Water piped to Murrurundi in 2020, with Blandford, Parkville and Wingen to follow soon after

Leed Engineering and Construction built a water pipeline between Molong and Yeoval in 2018 and will start construction on the Scone to Murrurundi pipeline in August 2019.
Leed Engineering and Construction built a water pipeline between Molong and Yeoval in 2018 and will start construction on the Scone to Murrurundi pipeline in August 2019.

THERE is some cause for optimism among Upper Hunter residents.

Construction of multiple pump stations, that will be able to move two megalitres of water a day from Scone to Murrurundi, is expected to start next month.

A 40km long pipeline will follow, with the contractor Leed Engineering and Construction estimating up to 600m of pipeline a day can be laid in open paddock.

Two teams, each with equipment including a 30-tonne excavator, will install the pipeline simultaneously starting in Scone and Wingen, and working towards Murrurundi.

It will be buried for the entire length of the route.

The only areas where the completed pipeline will be visible are where it enters/exits the pump stations and there will be above-ground access points to the pipeline valves along the way.

The project is estimated to cost $14.2 million, with more than $13 million in funding provided by the NSW Government's Restart NSW Water Security for Regions program.

The remainder of the project funding is provided by Upper Hunter Shire Council.

The pipeline is due to be completed in mid-2020.

It is anticipated that a new, larger reservoir for Murrurundi will be built soon after.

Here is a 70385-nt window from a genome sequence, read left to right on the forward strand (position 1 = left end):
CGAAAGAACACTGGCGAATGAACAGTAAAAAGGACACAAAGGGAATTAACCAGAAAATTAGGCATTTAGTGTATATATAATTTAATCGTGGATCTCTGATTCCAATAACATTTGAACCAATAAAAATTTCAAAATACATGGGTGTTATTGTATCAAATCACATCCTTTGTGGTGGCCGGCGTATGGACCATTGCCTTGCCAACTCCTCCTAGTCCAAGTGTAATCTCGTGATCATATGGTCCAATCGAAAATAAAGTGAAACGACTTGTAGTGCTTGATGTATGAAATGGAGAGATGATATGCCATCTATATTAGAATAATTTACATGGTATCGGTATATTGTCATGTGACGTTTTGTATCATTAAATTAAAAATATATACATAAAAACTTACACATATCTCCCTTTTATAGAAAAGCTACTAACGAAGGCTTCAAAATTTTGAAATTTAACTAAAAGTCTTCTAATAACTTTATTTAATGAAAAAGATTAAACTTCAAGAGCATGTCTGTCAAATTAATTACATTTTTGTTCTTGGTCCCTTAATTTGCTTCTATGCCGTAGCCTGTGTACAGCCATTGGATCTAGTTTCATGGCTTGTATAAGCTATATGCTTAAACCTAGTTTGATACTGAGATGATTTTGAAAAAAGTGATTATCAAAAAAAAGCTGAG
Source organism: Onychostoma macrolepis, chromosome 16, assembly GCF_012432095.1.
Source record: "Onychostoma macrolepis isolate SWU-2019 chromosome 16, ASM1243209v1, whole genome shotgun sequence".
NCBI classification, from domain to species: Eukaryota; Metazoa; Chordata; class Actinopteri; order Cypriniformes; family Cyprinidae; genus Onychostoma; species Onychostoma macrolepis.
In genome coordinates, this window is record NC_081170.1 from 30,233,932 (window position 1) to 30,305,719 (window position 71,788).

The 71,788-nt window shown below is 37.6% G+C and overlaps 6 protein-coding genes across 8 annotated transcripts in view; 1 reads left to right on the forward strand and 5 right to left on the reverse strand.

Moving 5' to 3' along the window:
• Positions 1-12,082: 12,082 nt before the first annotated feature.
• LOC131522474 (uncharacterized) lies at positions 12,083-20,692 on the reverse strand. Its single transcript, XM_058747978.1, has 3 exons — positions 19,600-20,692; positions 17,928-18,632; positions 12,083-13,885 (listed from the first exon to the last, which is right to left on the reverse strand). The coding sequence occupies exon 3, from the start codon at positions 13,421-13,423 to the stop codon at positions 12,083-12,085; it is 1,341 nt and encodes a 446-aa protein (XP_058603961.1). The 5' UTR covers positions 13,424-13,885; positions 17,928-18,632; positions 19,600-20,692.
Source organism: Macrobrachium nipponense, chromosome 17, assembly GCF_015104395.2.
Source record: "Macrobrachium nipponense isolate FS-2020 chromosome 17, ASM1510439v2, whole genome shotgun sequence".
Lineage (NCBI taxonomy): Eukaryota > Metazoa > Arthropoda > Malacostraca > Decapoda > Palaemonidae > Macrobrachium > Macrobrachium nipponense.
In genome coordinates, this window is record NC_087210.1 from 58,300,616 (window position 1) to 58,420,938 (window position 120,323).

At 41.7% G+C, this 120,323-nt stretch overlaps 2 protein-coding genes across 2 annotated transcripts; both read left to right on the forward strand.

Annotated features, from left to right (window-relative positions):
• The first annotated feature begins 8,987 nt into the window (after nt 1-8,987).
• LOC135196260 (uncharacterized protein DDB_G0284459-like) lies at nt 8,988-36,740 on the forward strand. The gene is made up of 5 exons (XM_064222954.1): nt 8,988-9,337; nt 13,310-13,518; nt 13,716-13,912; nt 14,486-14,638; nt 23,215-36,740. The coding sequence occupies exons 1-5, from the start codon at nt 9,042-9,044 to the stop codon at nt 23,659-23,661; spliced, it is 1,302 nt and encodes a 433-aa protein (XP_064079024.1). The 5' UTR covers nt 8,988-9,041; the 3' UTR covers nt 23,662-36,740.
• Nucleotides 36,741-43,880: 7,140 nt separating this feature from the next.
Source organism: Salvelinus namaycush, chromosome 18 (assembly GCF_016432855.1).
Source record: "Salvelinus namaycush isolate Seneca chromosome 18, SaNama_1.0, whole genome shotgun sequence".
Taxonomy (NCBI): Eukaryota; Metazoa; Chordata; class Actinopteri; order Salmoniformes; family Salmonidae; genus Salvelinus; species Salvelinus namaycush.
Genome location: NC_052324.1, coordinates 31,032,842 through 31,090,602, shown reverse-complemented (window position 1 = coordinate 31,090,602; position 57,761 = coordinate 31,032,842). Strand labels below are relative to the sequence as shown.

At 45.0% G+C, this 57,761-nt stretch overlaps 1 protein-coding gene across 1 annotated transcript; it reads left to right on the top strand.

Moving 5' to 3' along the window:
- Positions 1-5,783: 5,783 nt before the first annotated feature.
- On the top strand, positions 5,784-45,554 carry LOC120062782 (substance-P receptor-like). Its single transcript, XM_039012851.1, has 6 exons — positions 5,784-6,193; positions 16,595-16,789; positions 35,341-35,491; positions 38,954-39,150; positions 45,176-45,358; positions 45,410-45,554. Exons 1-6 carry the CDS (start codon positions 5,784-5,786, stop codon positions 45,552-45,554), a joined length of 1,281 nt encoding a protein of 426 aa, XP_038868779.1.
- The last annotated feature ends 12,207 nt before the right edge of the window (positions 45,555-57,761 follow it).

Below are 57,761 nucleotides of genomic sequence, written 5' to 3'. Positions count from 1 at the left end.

The pipeline design allows for drinking water reticulation and reservoirs for the villages of Blandford, Parkville and Wingen to be constructed in the future, and council has been pursuing the connection of these villages as a high priority.

Council recently received confirmation of a further 60 per cent of $4,444,000 grant subsidy from the NSW Government's Safe and Secure Water Program to assist with the delivery of water supply systems for Blandford, Parkville and Wingen and the new reservoir for Murrurundi.

The money is dependent on the submission of a business case.

This funding is in addition to the $1,736,000 already allocated to village reticulation and reservoirs from the original Restart NSW Grant.

Council is separately applying for funding for the Middlebrook and Gundy water supplies.

Upper Hunter MP Michael Johnsen said the pipeline and village connections were part of the NSW Government's ongoing commitment to water infrastructure for regional communities.

Landholders along the pipeline who are interested in connecting have been supplied copies of council's Rural Water Supply policy.

Copies are also available at council offices.